The Joyce Banda administration on Friday chose symbolism over substance to tackle the historic fiscal crisis, leaving firms and households searching for clarity over Malawiâ€™sÂ economic course.
In announcing a 30 percent salary cut for the President and Vice-President while postponing tougher austerity cuts across governmentâ€™s vast non-core spending spectrum, the administration may have signalled the presidencyâ€™s eagerness to suffer with everyone, but the move does little to end wasteful spending in the public service.
On Friday, Vice-President Khumbo Kachali, who announced the presidencyâ€™s sacrifice at the Bingu International Conference Centre in Malawiâ€™s capital, Lilongwe, during the official launch of the second Malawi Growth and Development Strategy (MGDS II) and the Malawi Economic Recovery Plan (Merp), said more spending cuts will be announced later.
â€œIn support of the austerity measures, the President and Vice-President have voluntarily decided to reduce their monthly salaries by 30 percent with immediate effect,â€ said the Veep.
Kachali, who acknowledged the tough economic situation at the moment, also said government is actively considering other cost-cutting measures to be announced in due course.
But after reneging on the decision to get rid of Cabinet Ministerial Mercedes Benz and reduction of the presidential motorcade, cynics could be forgiven for thinking that little action could come out of the Banda administrationâ€™s rhetoric.
â€œIt is a good gesture [for the President and her deputy] to cut their salaries by 30 percent. This shows they are leading by example. But the austerity measures have to apply across the board without sparing anyone, though they have come too late,â€ said Malawi Economic Justice Network (Mejn) executive director Dalitso Kubalasa.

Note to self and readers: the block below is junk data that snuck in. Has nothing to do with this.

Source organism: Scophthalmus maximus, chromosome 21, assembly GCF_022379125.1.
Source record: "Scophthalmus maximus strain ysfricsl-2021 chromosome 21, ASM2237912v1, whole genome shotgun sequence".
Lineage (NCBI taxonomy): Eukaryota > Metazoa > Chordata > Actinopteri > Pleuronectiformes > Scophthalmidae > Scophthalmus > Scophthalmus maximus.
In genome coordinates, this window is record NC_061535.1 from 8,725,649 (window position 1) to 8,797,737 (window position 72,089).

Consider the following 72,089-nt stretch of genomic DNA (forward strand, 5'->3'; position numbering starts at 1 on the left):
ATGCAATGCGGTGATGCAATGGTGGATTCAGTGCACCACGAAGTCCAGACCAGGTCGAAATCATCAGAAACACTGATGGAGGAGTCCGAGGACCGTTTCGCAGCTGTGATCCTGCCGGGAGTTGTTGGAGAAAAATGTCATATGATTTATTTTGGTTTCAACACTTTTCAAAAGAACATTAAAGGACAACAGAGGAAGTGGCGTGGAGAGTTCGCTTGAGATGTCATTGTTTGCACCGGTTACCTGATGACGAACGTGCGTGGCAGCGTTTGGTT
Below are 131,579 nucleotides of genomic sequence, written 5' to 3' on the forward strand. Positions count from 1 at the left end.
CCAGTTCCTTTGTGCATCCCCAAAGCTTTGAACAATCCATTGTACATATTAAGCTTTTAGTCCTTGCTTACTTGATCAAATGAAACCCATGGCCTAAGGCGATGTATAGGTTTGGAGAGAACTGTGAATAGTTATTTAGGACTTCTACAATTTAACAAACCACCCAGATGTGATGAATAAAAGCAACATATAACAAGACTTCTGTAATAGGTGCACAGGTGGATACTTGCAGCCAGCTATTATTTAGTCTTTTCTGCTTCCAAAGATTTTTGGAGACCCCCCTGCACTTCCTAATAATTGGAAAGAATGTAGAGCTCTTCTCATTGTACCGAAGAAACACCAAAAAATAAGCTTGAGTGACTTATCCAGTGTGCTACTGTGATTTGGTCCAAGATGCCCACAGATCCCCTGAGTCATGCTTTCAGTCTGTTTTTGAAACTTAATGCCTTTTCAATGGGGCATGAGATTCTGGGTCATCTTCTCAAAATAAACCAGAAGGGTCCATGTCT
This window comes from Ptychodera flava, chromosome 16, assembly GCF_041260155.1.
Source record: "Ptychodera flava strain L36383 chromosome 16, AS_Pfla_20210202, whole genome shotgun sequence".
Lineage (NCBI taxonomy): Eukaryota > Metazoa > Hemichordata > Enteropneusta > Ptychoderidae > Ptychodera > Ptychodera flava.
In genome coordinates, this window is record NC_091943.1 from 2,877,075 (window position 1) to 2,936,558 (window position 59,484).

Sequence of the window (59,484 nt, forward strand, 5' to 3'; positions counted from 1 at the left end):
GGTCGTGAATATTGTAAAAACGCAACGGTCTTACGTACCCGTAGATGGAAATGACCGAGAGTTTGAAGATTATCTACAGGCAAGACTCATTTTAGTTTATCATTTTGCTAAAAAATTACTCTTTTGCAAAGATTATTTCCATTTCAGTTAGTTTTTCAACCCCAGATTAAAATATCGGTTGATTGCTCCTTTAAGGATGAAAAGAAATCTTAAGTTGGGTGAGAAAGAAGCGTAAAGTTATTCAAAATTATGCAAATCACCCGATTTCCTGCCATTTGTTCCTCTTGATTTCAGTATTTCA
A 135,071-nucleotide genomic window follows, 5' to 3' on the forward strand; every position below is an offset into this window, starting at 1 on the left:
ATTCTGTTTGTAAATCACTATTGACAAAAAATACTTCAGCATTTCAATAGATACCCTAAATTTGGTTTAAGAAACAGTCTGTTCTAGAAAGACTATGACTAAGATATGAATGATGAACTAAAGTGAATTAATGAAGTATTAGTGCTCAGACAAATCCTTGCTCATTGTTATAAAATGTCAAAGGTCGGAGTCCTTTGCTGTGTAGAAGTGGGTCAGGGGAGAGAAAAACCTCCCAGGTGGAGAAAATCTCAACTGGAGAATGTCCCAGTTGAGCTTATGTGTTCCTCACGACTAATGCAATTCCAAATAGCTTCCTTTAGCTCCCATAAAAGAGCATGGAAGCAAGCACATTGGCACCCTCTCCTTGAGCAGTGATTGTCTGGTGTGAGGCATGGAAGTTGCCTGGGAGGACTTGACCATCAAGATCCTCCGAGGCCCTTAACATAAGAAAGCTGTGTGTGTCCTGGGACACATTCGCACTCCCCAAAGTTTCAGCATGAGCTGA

He added: â€œWe hope similar considerations will also follow to cut the salaries for Cabinet ministers and their allowances and that could send a comprehensive message to all that government is walking the talk. We should now talk of real implementation because plans, policies and strategies have been there, but have been gathering dust. We want the plan to translate into real action. Are we going to do things differently this time around?â€
The choice of symbolism over substance may look even more ineffective when read together with the Merp that is malnourished by a lack of new ideas, yet government expects it to turn around the economy over the next 18 months.
The cost-cutting symbol and the launch of the Merp and MGDSII come at a time government is trying to re-set the economy on the growth path through a number of various economic reforms contained in the 2012/13 national budget.
It also follows outrage on the presidencyâ€™s frequent internal and external travels with entourages many say are too large for the countryâ€™s tattered public purse.
Just last week, Malawians were outraged to learn, through an exclusive story published by The Nation, that the Presidentâ€™s three-week trip to the United Nations (UN) in New York with a 40-plus entourage, cost taxpayers K308 million (about $1.03 million) largely through allowances and air tickets.